Monday, October 02, 2006

Anxiety Attack!

Of late, I have noticed Bea is more confused during her waking hours. Also, as each period of non-sleep progresses, it becomes more of a challenge to make out her words. When she – does talk – all her – sentences are – delivered in – this choppy – speech pattern.

Our day starts off well enough with relatively clear thoughts and words:

BEA: “Am I glad to see you! Do you think I can go all the way to New York?”

ME: “I doubt it. Why do you want to go to New York?”

BEA: “To see an old beau …”

But I return later to find my mother desperate:

BEA: “I’ve been having an awful time. I have to ask you to help me. I’m in a troubled condition, and I’m not out of it yet. I have to get the baby here.”

ME: “Which baby?”

BEA: “I want both of them in the same place. I have to have both of them in the same place because people are complaining. It is extremely painful to me. I have to have people understand. The point is they want me to come and take the baby -”

ME: “Which baby?”

BEA: “I’m beside myself.”

ME: “How can I help you?”

BEA: “As you know I will die shortly. I’m going to be 100 years old.”

ME: “97.”

BEA: “197?”

ME: “97.”

BEA: “I want to get these two people to cooperate and take the baby with them because they are very strongly not wanting the baby. They can only care for their own baby.”

ME: “Do I know them?”

BEA: “Of course you do!”

ME: “Can you tell me their names?”

I propose several baby names. My mother indicates her concern is for the baby born to her niece Dotty in 1953.

I explain how grateful teenage Dotty was that her aunt took her into our home in Washington, DC. It now occurs to me that my mother’s early abortion made her uniquely placed to shepherd Dotty through the experience of an untimely pregnancy. I am about to say the baby is grown up now when Bea interrupts:

BEA: “I want someone else to go talk to them. They are not taking no for an answer. I see their point of view. They have to get the baby to somebody else. I think you must understand that I cannot cope with this anymore. They’re breaking my heart. Can you call and find out for me?”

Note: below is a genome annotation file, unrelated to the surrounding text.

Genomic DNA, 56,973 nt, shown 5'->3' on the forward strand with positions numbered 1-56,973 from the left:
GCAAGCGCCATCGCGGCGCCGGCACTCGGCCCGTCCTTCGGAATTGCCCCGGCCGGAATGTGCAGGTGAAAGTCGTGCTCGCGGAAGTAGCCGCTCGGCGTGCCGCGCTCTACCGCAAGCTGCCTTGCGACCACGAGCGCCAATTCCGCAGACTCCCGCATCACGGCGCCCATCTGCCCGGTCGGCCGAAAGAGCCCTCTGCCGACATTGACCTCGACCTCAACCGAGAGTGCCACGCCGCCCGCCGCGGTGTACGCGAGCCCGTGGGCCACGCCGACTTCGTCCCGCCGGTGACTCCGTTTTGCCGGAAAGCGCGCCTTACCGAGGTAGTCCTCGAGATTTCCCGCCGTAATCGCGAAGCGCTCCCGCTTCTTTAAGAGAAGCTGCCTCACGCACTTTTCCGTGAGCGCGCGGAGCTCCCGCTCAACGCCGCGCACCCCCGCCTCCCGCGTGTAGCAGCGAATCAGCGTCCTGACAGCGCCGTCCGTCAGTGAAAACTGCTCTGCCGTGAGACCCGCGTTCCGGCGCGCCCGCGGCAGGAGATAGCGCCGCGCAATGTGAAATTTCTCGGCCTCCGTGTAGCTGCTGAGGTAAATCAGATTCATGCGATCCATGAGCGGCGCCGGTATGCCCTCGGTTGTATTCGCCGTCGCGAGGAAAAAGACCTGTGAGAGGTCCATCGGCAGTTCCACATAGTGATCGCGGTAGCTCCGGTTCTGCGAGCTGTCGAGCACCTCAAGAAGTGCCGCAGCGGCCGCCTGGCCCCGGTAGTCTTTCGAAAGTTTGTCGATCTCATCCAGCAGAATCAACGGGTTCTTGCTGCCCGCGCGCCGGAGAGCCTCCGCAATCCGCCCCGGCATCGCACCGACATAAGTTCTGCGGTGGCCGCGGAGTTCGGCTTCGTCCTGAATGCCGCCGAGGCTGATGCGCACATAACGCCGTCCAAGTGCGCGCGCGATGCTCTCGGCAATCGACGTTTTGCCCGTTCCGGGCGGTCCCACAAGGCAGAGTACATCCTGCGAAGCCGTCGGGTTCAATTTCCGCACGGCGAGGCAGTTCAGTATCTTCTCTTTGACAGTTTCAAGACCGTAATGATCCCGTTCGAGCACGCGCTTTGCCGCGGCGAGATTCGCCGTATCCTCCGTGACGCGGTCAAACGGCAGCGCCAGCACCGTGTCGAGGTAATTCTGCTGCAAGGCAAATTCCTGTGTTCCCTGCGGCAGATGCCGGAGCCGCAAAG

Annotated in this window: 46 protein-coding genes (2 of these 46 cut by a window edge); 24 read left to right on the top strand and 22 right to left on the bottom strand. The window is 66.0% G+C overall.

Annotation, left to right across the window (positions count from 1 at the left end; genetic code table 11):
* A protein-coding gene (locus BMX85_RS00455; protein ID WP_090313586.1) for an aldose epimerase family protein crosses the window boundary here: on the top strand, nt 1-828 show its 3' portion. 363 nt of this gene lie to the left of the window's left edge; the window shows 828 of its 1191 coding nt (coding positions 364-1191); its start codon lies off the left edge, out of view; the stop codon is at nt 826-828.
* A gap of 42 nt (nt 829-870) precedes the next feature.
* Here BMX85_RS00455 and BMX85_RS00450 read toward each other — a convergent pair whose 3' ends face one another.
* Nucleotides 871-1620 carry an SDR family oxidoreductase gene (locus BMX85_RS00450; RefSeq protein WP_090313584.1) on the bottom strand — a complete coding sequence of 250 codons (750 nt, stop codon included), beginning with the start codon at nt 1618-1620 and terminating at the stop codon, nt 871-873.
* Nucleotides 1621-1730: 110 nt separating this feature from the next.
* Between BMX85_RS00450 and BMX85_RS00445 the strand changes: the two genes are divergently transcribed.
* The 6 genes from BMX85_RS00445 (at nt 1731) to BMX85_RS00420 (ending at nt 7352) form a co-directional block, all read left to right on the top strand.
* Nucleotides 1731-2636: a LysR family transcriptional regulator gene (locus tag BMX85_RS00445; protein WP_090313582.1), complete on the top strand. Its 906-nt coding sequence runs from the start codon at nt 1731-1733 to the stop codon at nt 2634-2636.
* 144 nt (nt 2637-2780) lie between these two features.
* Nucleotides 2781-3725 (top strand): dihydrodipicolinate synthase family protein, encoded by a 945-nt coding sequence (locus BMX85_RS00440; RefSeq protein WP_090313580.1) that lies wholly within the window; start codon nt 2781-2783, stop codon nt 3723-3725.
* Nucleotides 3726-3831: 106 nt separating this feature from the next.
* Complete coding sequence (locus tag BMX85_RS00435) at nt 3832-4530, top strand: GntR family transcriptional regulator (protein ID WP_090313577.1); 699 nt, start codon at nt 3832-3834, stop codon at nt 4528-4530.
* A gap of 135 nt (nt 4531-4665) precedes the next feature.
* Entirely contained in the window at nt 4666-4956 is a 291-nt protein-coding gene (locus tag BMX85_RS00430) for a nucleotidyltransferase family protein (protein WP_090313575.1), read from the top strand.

ME: “Who should I call?”

BEA: “You must have her number. Tell them you cannot have anybody else’s baby but your own. They want you to come and take the baby. I’m dying over this.”

I reassure Bea that the baby has become a fine young woman, that her adoptive mother went out of her way to bring Beth up according to the instructions Dotty provided, that she had art lessons, piano lessons. I find the email Dotty’s youngest daughter Ellen sent after reading the blog August 24 and read out loud:

“I think the time with you all in DC was the best of the worst for her. She always credited Aunty Bea with things going as well as they could with the adoption etc. so I don't know perhaps if there were things we weren't ever told? She basically always made it sound like she had Aunty Bea to thank for Beth’s life … From what my mom told us there were papers she was allowed to fill out describing what kind of parents she thought would be best suited for her baby and adding information about the mother and father’s background. Perhaps that's what Bea is thinking of ...”

Dotty’s youngest sister Margot also responded to the August 24th blog and adds another piece to the puzzle: “I found the part about Dotty going to the National Gallery very poignant. Dotty always loved beautiful things. I am glad she was able to experience some beauty in what must have been a ghastly time for her. Did you know I didn't find out about Beth until I was 23???”

Dotty named her baby Damaris because she knew the name would make it easier to find her later on. Beth emails, “Damaris was not just an unusual name, but was the name of a girl in the book Dot was reading who was pregnant with an illegitimate child....”

I cannot help but wonder if Bea was not responsible for Dotty’s reading material. American society condemned untimely pregnancies in the early fifties. Bea's anxiety attack indicates what a traumatic episode Dotty's pregnancy and Beth's adoption must have been for the entire family …


Blogger EllenDottysyoungest said...

Wow - amazing. After reading about Bea's abortion I too thought - how perfect that my mother was sent to her during her pregnancy - in many ways I'm sure Bea was able to really put my mom at ease.
I started out reading this thinking of what it was like when I worked in the Nursing Home my dad ran in Port Jefferson - many of the elderly residents would ramble on about things that seemed senseless and their immediate families (if they were around) were often totally confused about what was being said. Now I wonder, were many of these things secrets that were never shared? Thoughts that were never expressed? I hope the information about Beth calmed Bea down - she should know how much she was loved by her neice Dotty and how all worked out pretty darn well in the end.

2:33 PM  

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